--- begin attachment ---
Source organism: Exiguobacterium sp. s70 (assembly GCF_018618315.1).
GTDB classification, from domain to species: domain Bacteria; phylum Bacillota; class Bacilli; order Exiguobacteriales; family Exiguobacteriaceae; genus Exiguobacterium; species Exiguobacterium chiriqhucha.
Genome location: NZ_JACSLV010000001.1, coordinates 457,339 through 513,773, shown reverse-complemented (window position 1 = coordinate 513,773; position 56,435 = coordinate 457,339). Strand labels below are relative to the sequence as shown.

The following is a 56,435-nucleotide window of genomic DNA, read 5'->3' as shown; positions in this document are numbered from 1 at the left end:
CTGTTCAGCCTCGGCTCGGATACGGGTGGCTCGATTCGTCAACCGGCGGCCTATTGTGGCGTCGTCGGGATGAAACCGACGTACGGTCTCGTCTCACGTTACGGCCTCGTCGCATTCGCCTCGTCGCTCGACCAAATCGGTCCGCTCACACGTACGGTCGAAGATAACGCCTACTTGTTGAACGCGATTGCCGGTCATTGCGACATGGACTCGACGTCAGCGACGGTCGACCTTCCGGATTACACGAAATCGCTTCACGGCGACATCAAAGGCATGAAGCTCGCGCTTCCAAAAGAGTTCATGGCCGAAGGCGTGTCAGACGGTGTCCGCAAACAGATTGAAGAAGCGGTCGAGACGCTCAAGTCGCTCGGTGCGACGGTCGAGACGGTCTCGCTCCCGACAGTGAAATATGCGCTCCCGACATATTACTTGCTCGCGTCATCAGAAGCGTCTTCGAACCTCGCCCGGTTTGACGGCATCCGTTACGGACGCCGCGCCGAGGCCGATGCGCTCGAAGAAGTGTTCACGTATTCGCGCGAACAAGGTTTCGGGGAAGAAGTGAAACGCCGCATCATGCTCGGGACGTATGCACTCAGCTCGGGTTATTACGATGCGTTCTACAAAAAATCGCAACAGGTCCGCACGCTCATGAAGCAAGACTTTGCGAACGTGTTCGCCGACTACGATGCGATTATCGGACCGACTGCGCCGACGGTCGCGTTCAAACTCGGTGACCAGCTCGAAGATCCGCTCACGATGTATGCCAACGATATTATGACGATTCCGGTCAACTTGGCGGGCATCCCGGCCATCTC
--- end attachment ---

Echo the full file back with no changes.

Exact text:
Source organism: Exiguobacterium sp. s70 (assembly GCF_018618315.1).
GTDB classification, from domain to species: domain Bacteria; phylum Bacillota; class Bacilli; order Exiguobacteriales; family Exiguobacteriaceae; genus Exiguobacterium; species Exiguobacterium chiriqhucha.
Genome location: NZ_JACSLV010000001.1, coordinates 457,339 through 513,773, shown reverse-complemented (window position 1 = coordinate 513,773; position 56,435 = coordinate 457,339). Strand labels below are relative to the sequence as shown.

The following is a 56,435-nucleotide window of genomic DNA, read 5'->3' as shown; positions in this document are numbered from 1 at the left end:
CTGTTCAGCCTCGGCTCGGATACGGGTGGCTCGATTCGTCAACCGGCGGCCTATTGTGGCGTCGTCGGGATGAAACCGACGTACGGTCTCGTCTCACGTTACGGCCTCGTCGCATTCGCCTCGTCGCTCGACCAAATCGGTCCGCTCACACGTACGGTCGAAGATAACGCCTACTTGTTGAACGCGATTGCCGGTCATTGCGACATGGACTCGACGTCAGCGACGGTCGACCTTCCGGATTACACGAAATCGCTTCACGGCGACATCAAAGGCATGAAGCTCGCGCTTCCAAAAGAGTTCATGGCCGAAGGCGTGTCAGACGGTGTCCGCAAACAGATTGAAGAAGCGGTCGAGACGCTCAAGTCGCTCGGTGCGACGGTCGAGACGGTCTCGCTCCCGACAGTGAAATATGCGCTCCCGACATATTACTTGCTCGCGTCATCAGAAGCGTCTTCGAACCTCGCCCGGTTTGACGGCATCCGTTACGGACGCCGCGCCGAGGCCGATGCGCTCGAAGAAGTGTTCACGTATTCGCGCGAACAAGGTTTCGGGGAAGAAGTGAAACGCCGCATCATGCTCGGGACGTATGCACTCAGCTCGGGTTATTACGATGCGTTCTACAAAAAATCGCAACAGGTCCGCACGCTCATGAAGCAAGACTTTGCGAACGTGTTCGCCGACTACGATGCGATTATCGGACCGACTGCGCCGACGGTCGCGTTCAAACTCGGTGACCAGCTCGAAGATCCGCTCACGATGTATGCCAACGATATTATGACGATTCCGGTCAACTTGGCGGGCATCCCGGCCATCTC